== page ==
Valentine’s Day. Indeed. Don’t know what to say about that. I want to write about St. Paul’s Cathedral and the feeling I get when Walking on the Dead.
i would that i could
float; rectangles of
laid against one another and
above mortal flesh
entombed, entombed, entombed,
but i cannot. my
footsteps are an eerie
echo in this place
of must and mystery, of de-fleshed
history; a chill
walks its slim fingers windingly
up through my gut to rest, fluttering
solidcold in my throat.
my spirit quails within me and i am walking
(so heavily! bone, sinew, flesh encased in
on the dead.
~marykathryn huffman 2.20.06 5.30pm
It felt like desecration, like insult after insult after insult and a rending of fragile heart-strings. I tried stepping on the cracks but it did no good. There was no going around them. I felt my boots treading on people’s faces, indignity and horrible lack of respect residing in the hollow space between my shoes and that-which-is-(I know)-no-longer-they. These people, who ought to have been laid to rest in deep soil, lost instead beneath a multiply burned out and rebuilt cathedral. . . No grass, but carvings of flowers, never changing. Can I make it out without crying? My heart moans. Suddenly, after perhaps half an hour, I realize I have been standing on someone’s face, listening to our guide talk about someone else’s achievements without so much as a murmur inside my chest. Not even a blink of discomfort. I have grown accustomed to walking on the dead. (Indeed, so have we all. . .)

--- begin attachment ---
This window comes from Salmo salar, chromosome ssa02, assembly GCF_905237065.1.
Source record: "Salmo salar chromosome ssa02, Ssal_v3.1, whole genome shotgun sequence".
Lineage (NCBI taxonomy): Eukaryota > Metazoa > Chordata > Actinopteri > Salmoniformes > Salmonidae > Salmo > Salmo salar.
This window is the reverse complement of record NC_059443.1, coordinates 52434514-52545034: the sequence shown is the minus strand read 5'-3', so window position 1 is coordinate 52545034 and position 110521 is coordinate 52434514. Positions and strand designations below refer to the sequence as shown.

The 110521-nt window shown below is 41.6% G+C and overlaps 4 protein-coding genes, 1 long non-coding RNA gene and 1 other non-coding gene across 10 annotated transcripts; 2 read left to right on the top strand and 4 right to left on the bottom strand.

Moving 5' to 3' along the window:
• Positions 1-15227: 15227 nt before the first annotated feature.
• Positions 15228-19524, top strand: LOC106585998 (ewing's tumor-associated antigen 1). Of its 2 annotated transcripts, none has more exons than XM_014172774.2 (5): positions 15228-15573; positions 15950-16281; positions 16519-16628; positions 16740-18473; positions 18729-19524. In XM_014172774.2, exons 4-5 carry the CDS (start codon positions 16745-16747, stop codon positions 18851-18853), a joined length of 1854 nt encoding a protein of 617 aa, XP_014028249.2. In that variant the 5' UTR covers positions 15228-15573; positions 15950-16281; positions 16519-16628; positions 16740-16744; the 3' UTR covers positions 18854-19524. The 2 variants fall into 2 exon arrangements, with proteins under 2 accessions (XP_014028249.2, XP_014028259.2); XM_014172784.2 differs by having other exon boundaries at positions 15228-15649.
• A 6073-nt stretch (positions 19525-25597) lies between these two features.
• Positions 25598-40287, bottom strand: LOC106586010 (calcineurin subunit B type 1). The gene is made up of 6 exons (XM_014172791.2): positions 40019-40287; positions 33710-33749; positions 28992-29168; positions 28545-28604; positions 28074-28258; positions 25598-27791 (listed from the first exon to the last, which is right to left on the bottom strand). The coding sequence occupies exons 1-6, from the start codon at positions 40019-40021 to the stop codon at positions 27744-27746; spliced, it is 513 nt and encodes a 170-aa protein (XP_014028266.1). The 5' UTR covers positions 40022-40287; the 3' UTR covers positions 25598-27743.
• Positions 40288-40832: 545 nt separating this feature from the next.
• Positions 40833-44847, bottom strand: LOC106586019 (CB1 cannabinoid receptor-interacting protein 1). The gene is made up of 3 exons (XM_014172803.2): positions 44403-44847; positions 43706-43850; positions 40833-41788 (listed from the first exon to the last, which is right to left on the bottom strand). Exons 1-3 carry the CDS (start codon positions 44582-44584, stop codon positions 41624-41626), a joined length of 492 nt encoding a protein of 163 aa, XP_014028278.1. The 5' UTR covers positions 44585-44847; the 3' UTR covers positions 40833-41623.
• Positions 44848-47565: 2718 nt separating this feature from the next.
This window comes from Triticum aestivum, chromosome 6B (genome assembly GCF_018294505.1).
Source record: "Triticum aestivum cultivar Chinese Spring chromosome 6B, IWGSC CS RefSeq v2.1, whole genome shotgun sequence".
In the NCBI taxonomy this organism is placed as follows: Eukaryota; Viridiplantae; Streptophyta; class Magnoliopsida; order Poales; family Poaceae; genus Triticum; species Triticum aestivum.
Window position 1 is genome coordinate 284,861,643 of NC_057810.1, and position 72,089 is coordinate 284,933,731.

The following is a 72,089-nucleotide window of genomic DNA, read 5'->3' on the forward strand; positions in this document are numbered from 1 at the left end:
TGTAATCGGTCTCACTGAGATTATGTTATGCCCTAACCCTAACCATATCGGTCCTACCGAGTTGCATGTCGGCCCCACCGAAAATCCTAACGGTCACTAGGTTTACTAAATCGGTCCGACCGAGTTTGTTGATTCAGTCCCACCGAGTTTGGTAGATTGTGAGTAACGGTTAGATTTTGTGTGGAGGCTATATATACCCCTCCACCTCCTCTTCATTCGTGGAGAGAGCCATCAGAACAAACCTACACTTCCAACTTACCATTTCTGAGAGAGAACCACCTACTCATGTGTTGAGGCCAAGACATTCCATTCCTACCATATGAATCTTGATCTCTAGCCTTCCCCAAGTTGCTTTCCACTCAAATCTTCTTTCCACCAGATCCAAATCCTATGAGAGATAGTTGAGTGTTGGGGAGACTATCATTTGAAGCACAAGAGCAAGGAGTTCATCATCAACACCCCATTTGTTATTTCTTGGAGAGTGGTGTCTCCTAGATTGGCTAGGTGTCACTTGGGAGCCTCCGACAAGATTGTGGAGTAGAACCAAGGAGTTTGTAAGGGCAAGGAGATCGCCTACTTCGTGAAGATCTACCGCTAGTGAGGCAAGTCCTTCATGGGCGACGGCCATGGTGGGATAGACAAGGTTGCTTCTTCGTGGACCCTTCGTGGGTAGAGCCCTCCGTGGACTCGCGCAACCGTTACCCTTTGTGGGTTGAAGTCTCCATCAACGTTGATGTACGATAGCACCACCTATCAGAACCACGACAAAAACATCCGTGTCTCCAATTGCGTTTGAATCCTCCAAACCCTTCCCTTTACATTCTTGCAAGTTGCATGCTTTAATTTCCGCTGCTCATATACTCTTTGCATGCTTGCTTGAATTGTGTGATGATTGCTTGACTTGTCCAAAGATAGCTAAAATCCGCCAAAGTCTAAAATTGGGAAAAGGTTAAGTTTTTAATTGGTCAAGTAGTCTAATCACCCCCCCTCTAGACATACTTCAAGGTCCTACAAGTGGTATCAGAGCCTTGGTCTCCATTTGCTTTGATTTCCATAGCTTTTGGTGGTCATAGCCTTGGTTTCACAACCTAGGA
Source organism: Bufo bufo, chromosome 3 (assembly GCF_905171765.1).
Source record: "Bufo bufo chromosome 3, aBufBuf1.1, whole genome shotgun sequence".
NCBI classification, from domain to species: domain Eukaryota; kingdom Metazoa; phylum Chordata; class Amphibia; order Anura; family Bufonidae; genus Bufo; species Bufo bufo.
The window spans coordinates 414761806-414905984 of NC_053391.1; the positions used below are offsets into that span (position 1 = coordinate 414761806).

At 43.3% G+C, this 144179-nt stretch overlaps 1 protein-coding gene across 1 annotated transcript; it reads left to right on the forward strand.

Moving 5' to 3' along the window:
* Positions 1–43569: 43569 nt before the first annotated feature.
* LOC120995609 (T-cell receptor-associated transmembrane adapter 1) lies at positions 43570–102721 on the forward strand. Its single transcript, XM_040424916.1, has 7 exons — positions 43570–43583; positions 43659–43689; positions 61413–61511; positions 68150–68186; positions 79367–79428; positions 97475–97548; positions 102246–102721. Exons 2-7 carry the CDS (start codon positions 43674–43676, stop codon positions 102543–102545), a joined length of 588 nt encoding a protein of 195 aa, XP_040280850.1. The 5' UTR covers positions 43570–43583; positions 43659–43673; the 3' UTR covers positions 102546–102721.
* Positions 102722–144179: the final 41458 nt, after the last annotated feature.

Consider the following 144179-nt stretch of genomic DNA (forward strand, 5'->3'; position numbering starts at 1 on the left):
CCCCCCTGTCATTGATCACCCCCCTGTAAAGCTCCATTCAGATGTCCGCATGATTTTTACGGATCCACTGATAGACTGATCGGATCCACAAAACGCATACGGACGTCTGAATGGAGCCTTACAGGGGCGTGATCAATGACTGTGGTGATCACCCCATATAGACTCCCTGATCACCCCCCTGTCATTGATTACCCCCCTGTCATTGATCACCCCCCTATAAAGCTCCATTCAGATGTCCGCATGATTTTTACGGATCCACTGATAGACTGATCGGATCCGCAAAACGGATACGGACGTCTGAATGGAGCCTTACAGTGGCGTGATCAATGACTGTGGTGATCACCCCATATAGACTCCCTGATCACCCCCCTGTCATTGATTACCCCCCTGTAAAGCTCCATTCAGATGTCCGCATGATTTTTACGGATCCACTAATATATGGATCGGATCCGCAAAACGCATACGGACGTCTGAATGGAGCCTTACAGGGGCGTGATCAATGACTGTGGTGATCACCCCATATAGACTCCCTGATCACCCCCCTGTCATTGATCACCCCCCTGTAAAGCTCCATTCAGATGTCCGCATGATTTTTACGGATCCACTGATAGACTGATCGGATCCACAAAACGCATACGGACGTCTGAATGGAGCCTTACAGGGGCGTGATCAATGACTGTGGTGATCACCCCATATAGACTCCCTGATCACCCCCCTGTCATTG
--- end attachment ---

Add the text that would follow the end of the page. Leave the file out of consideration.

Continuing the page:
c Mary Kathryn Gough (maiden:Huffman)
mint makes merry
in the mouths of
and marigold hair.
“make it mine,” she said.
“make this Orb my Oyster and
grant me all i ask.”
he ~W Ai~l E~d.
c. Mary Kathryn Gough
5.?.05 5 am
edit: 22.4.12 8.56 pm wales
the wet outside tamps down
the dust in my soul, clearing my
throat and freeing me to
B R E A T H E – – – –
more, more, moremoremore:givemeMOREec-
static – set loose – whatcouldido
today? Possibility and opening must be
often (while not always)
triggered by the physical. . . well, sobeit!
So be it.
I am entranced by ionic activity – it lures me;
it draws me in; it expands my soul.
In its personless companionship somehow I LIVE
so much more.
c. Mary Kathryn Gough, Feb 9, 2012 9.25pm wales
Tragedy, do you understand? the
Tragedy of ideas pinned up
like roses on the corkboard of
concepts crucified, the souls contained within
run out like life-blood, drained now,
paperthin, these Words
this Meaning which should have been
able to encompass nations,
reach out through universes,
and embrace Truth
are simply Roses — dried, cracked tributes
to a life and power unSeen
hanging pinned securely to the material world,
lifeless, powerless, limited;
an empty, brittle shell —
concepts of Meaning are crucified
by legalistic minds whose souls are
running out like blood from stone-cold hearts
even as they wonder at the loss of warmth,
movement and power, the river of motion
which is able to recognize and embrace
the fullness of Ideas is slowing, its language
quieting, softening, soon the soul-river, drained, will stop speaking.
c. Mary Kathryn Gough, June 9th, 2001